By RANDOLPH E. SCHMID
The Associated Press
Monday, July 10, 2006; 5:00 PM
WASHINGTON -- Climate warming could spell disaster for much of the multibillion-dollar U.S. wine industry. Areas suitable for growing premium wine grapes could be reduced by 50 percent _ and possibly as much as 81 percent _ by the end of this century, according to a study Monday in Proceedings of the National Academy of Sciences.
The paper indicates increasing weather problems for grapes in such areas as California's Napa and Sonoma valleys.
The main problem: An increase in the frequency of extremely hot days, according to Noah Diffenbaugh of the department of earth and atmospheric sciences at Purdue University.
Grapes used in premium wines need a consistent climate. When temperatures top about 95 degrees they have problems maintaining photosynthesis and the sugars in the grapes can break down, Diffenbaugh said in a telephone interview.
"We have very long-term studies of how this biological system (of vineyards) responds to climate," said Diffenbaugh, and that gives the researchers confidence in their projection. Diffenbaugh is a co-author of the paper.
Scientists and environmental experts have become increasingly alarmed in recent years by accumulating gasses such as carbon dioxide in the atmosphere as a result of the burning of fossil fuels.
A panel of climate scientists convened by the National Academy of Sciences reported last month that the Earth is heating up and "human activities are responsible for much of the recent warming." The scientists said average global surface temperatures rose by about 1 degree in the 20th century. While that may not sound like much, many blame it for melting glaciers, weather changes _ perhaps even more hurricanes _ and threats of spreading diseases.
James A. Kennedy, a professor of food science and technology at Oregon State University, said he was shocked by the report on the potential effects on wine grapes.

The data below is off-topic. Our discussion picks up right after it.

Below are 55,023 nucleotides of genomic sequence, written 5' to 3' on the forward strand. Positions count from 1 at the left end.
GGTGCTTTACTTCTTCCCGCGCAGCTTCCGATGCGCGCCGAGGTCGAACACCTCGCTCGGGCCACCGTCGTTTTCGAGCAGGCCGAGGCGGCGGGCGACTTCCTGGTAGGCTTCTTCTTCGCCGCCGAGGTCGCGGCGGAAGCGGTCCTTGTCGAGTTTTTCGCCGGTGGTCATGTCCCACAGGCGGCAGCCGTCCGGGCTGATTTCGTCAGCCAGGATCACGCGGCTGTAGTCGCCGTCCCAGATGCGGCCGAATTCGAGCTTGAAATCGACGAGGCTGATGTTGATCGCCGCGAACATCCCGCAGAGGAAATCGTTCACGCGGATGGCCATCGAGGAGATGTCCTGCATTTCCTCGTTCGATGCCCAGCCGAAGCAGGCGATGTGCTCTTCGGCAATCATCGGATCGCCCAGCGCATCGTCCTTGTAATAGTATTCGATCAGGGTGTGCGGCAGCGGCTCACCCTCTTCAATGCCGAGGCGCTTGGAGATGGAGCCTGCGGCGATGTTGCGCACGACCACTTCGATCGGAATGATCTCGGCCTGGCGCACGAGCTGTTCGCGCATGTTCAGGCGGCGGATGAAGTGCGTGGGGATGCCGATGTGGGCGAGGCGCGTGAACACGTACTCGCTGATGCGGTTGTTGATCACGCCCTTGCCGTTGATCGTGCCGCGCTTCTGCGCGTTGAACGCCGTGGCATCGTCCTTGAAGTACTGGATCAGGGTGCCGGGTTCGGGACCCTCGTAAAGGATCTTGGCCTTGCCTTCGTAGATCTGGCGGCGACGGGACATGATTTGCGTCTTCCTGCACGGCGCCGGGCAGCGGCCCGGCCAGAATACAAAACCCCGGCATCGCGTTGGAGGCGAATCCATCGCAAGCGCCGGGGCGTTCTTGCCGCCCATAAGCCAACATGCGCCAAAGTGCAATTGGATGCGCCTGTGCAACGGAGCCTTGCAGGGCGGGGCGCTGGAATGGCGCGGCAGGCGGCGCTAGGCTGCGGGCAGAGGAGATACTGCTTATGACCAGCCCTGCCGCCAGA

"We're definitely, in the wine industry, starting to be concerned about global warming," said Kennedy, who was not part of the research team.
"The lion's share of the industry is in California, so it's a huge concern from a wine quality standpoint," he said. For people in the industry "this paper is going to be a bit of a shocker."
While problems are seen for California wine country, the paper suggests grape-growing conditions might improve in parts of the Northwest and Northeast.
However, the researchers note that the Northeastern and Northwestern states have higher humidity levels than the current top wine regions.
High humidity is associated with fungus outbreaks and other potential growing problems, Diffenbaugh said, "so it could be very expensive to produce premium wines in those areas."
"Our simulations suggest that the area suitable for the production of premium wine grapes will both contract and shift over the next century," the researchers concluded.
"Production potential was almost completely eliminated in the Southwest and central United States; only high elevations were marginally suitable in the Intermountain West," they reported.
Some favorable regions remain in coastal California, Oregon, Washington and New England.
A thousand years ago when Viking explorers arrived on the coasts of eastern Canada and New England they named the region Vinland, a designation that has perplexed many historians since grapes are uncommon there now.
The weather was warmer then, however.
In Medieval times there were vineyards in England that were later knocked out by a colder period known as the Little Ice Age, Diffenbaugh recalled. Now, wine grapes are being grown in England again.
The research was supported by the National Science Foundation, National Center for Atmospheric Research and the National Aeronautics and Space Administration.
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